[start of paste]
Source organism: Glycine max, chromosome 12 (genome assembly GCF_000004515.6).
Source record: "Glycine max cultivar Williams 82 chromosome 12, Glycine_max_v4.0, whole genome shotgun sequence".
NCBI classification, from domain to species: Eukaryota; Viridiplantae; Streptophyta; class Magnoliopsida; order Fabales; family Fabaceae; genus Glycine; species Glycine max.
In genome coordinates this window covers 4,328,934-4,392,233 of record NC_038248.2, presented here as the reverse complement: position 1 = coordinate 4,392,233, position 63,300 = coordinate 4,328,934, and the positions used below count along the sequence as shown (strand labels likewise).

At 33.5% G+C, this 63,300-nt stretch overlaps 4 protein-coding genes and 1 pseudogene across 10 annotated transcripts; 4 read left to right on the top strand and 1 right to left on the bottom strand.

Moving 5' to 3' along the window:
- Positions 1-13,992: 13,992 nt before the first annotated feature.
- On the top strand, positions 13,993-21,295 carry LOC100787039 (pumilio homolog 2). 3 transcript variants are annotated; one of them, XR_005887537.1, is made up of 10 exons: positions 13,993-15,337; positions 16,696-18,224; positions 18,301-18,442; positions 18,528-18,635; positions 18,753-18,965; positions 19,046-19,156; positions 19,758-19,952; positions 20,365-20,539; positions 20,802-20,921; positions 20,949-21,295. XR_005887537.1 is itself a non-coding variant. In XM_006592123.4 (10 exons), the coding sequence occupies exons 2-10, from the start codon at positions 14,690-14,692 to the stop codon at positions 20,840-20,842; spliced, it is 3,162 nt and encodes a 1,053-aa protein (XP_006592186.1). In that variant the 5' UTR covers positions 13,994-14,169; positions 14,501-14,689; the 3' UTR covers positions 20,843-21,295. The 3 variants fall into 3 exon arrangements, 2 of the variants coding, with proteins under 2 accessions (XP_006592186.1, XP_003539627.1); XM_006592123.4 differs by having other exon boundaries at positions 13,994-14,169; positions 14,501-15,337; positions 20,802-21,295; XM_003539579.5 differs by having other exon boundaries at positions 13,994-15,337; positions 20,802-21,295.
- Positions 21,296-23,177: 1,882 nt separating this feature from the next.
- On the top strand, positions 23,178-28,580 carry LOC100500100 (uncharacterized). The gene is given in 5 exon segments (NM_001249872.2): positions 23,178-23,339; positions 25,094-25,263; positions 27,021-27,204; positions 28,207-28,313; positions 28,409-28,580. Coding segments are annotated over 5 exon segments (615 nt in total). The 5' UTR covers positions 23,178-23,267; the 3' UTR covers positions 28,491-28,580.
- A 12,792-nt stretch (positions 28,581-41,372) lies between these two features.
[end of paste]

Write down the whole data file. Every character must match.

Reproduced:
Source organism: Glycine max, chromosome 12 (genome assembly GCF_000004515.6).
Source record: "Glycine max cultivar Williams 82 chromosome 12, Glycine_max_v4.0, whole genome shotgun sequence".
NCBI classification, from domain to species: Eukaryota; Viridiplantae; Streptophyta; class Magnoliopsida; order Fabales; family Fabaceae; genus Glycine; species Glycine max.
In genome coordinates this window covers 4,328,934-4,392,233 of record NC_038248.2, presented here as the reverse complement: position 1 = coordinate 4,392,233, position 63,300 = coordinate 4,328,934, and the positions used below count along the sequence as shown (strand labels likewise).

At 33.5% G+C, this 63,300-nt stretch overlaps 4 protein-coding genes and 1 pseudogene across 10 annotated transcripts; 4 read left to right on the top strand and 1 right to left on the bottom strand.

Moving 5' to 3' along the window:
- Positions 1-13,992: 13,992 nt before the first annotated feature.
- On the top strand, positions 13,993-21,295 carry LOC100787039 (pumilio homolog 2). 3 transcript variants are annotated; one of them, XR_005887537.1, is made up of 10 exons: positions 13,993-15,337; positions 16,696-18,224; positions 18,301-18,442; positions 18,528-18,635; positions 18,753-18,965; positions 19,046-19,156; positions 19,758-19,952; positions 20,365-20,539; positions 20,802-20,921; positions 20,949-21,295. XR_005887537.1 is itself a non-coding variant. In XM_006592123.4 (10 exons), the coding sequence occupies exons 2-10, from the start codon at positions 14,690-14,692 to the stop codon at positions 20,840-20,842; spliced, it is 3,162 nt and encodes a 1,053-aa protein (XP_006592186.1). In that variant the 5' UTR covers positions 13,994-14,169; positions 14,501-14,689; the 3' UTR covers positions 20,843-21,295. The 3 variants fall into 3 exon arrangements, 2 of the variants coding, with proteins under 2 accessions (XP_006592186.1, XP_003539627.1); XM_006592123.4 differs by having other exon boundaries at positions 13,994-14,169; positions 14,501-15,337; positions 20,802-21,295; XM_003539579.5 differs by having other exon boundaries at positions 13,994-15,337; positions 20,802-21,295.
- Positions 21,296-23,177: 1,882 nt separating this feature from the next.
- On the top strand, positions 23,178-28,580 carry LOC100500100 (uncharacterized). The gene is given in 5 exon segments (NM_001249872.2): positions 23,178-23,339; positions 25,094-25,263; positions 27,021-27,204; positions 28,207-28,313; positions 28,409-28,580. Coding segments are annotated over 5 exon segments (615 nt in total). The 5' UTR covers positions 23,178-23,267; the 3' UTR covers positions 28,491-28,580.
- A 12,792-nt stretch (positions 28,581-41,372) lies between these two features.